Basserou Diomaye Faye, a close confidant of Sonko, is about to become Senegal's youngest president

Basserou Diomaye Faye, a close confidant of Sonko, is about to become Senegal's youngest president

Amadou Ba, the government candidate, conceded defeat in Senegal's presidential election on Monday to Basserou Diomaye Faye, an anti-regime opposition figure. The 44-year-old disciple of the opponent, Ousmane Sonko, who was still in prison ten days ago, thus becomes Senegal's youngest president.

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He wanted to be a “regime change candidate” in Senegal. At 44 years old, Basserou Diomaye Faye is on track to win the presidential election after government candidate Amadou Ba conceded defeat on Monday, March 25.

The partial results published in the media and social networks place Passero Diomai Faye in a clear lead over his main competitor, and with a very large difference from the others.

Although he has never held elected office, in November 2023 he was appointed as a candidate to replace Ousmane Sonko, the second of whom was the leader of the African Patriotic Party of Senegal for Action, Ethics and Fraternity (PASTIF) of which he replaced a few. Months ago by the authorities.

Bassero Diomai Faye has been imprisoned since April 2023 on charges of contempt of court, defamation and acts likely to prejudice public peace, yet he missed much of the official campaign that opened on 9 March. He was even banned from recording his campaign messages for public television.

But he was finally released on March 15, nine days before the first round of the presidential elections, after the amnesty law wanted by President Macky Sall was passed.

Inseparable from Ousmane Sonko

“Dumai moi osman” (“Dumai is osman”). These were the words of Wolof supporters during the presidential election campaign. For them, Bassero Diomai Faye and rival Ousmane Sonko are inseparable. He also said about his deputy, Ousman Sonko, third in the 2019 presidential elections and ineligible to run in the 2024 elections after three years of confrontation with power: “Bassero, that is me.”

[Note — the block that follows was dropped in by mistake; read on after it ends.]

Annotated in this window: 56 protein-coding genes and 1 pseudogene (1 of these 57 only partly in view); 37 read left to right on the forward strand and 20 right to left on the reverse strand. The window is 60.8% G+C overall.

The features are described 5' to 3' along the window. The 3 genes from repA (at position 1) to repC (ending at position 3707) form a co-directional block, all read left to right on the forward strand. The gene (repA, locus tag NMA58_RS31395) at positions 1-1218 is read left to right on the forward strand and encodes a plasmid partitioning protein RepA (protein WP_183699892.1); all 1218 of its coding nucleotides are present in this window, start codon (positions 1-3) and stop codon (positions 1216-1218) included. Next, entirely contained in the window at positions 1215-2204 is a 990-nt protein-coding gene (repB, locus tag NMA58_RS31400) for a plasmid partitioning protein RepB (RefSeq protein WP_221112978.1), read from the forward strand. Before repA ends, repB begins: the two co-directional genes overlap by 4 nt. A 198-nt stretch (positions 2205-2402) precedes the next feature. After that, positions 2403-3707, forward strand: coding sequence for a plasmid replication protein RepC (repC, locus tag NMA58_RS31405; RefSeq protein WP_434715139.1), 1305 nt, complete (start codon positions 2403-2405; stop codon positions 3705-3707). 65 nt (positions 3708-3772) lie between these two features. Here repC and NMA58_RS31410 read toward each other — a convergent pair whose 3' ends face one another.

Basserou Diomaye Fay comes from a humble farming family and took the entrance exam to the ENNA (National School of Administration) in Senegal. After becoming a tax inspector, he met Ousmane Sonko in the tax and tax office. Diomai followed him to the Independent Union of Tax and Land Agents which he established. He then joined the Pastev Party, of which he was a guest at first before becoming a major figure and Secretary-General, according to the party, which describes him as having a “brilliant mind” and “cold in analysis.” Feeling that Ousmane Sonko had been excluded from the presidential elections, their camp made him a champion of it.

“They are two sides of the same coin with different styles,” describes Mustafa Sarr, coach of Pastif activists.

Ousmane Sonko (49 years old) was the undisputed candidate for the Pastif party, which he helped found in 2014, as young people said they were strangers to politics. His exclusion from the Constitutional Council in January brought out from his shadow his second-in-command, the more reticent Bassero Diomai Faye.

New generation

Often dressed in a traditional white dress, mid-rise, and sporting a goatee under his youthful face, Basserou Diomaye Faye appeared on stage during his latest election rally in the company of his two wives, the first for a Senegalese president.

In the face of excessive presidentialism, this committed Muslim presents himself as the embodiment of a new generation of politicians. He highlights his African values, his desire to preserve his country's sovereignty, distribute wealth more fairly, and reform the justice system that he considers corrupt. To underscore his “transparency”, he published his asset announcement on the last day of the campaign.

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He also promised to renegotiate oil and fishing contracts, and says he is not afraid to leave the CFA franc, including going so far as to create a new national currency, a measure that his opponent Amadou Bah denounced as economic “nonsense.”

His opponents accuse him of being at the head of the “adventurers” who are ready to pursue a policy of dangerous rupture in a country known for its stability in West Africa.

Passero Diomai Fai presents himself as someone who is “particularly sensible, especially sensible, especially sensible, and especially thoughtful.”

After Sunday's vote, he called for “a definitive return to calm” in Senegal, which has been “seriously disrupted” in recent years.

With AFP and Reuters

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